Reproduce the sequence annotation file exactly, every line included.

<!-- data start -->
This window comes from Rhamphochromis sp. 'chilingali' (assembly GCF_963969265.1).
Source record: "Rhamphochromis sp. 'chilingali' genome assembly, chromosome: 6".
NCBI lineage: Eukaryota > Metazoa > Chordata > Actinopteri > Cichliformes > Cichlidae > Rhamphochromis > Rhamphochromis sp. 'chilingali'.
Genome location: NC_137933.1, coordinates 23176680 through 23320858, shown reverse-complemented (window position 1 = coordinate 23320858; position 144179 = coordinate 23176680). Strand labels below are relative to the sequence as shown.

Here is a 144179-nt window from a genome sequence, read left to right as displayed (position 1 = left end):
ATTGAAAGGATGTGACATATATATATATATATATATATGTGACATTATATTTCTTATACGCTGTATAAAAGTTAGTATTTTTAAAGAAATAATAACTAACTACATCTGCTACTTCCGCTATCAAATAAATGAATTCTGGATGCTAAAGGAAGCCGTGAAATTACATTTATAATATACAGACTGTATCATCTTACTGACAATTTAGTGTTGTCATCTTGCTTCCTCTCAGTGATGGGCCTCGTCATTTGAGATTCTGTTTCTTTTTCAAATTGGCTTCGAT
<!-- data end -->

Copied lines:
This window comes from Rhamphochromis sp. 'chilingali' (assembly GCF_963969265.1).
Source record: "Rhamphochromis sp. 'chilingali' genome assembly, chromosome: 6".
NCBI lineage: Eukaryota > Metazoa > Chordata > Actinopteri > Cichliformes > Cichlidae > Rhamphochromis > Rhamphochromis sp. 'chilingali'.
Genome location: NC_137933.1, coordinates 23176680 through 23320858, shown reverse-complemented (window position 1 = coordinate 23320858; position 144179 = coordinate 23176680). Strand labels below are relative to the sequence as shown.

Here is a 144179-nt window from a genome sequence, read left to right as displayed (position 1 = left end):
ATTGAAAGGATGTGACATATATATATATATATATATATGTGACATTATATTTCTTATACGCTGTATAAAAGTTAGTATTTTTAAAGAAATAATAACTAACTACATCTGCTACTTCCGCTATCAAATAAATGAATTCTGGATGCTAAAGGAAGCCGTGAAATTACATTTATAATATACAGACTGTATCATCTTACTGACAATTTAGTGTTGTCATCTTGCTTCCTCTCAGTGATGGGCCTCGTCATTTGAGATTCTGTTTCTTTTTCAAATTGGCTTCGAT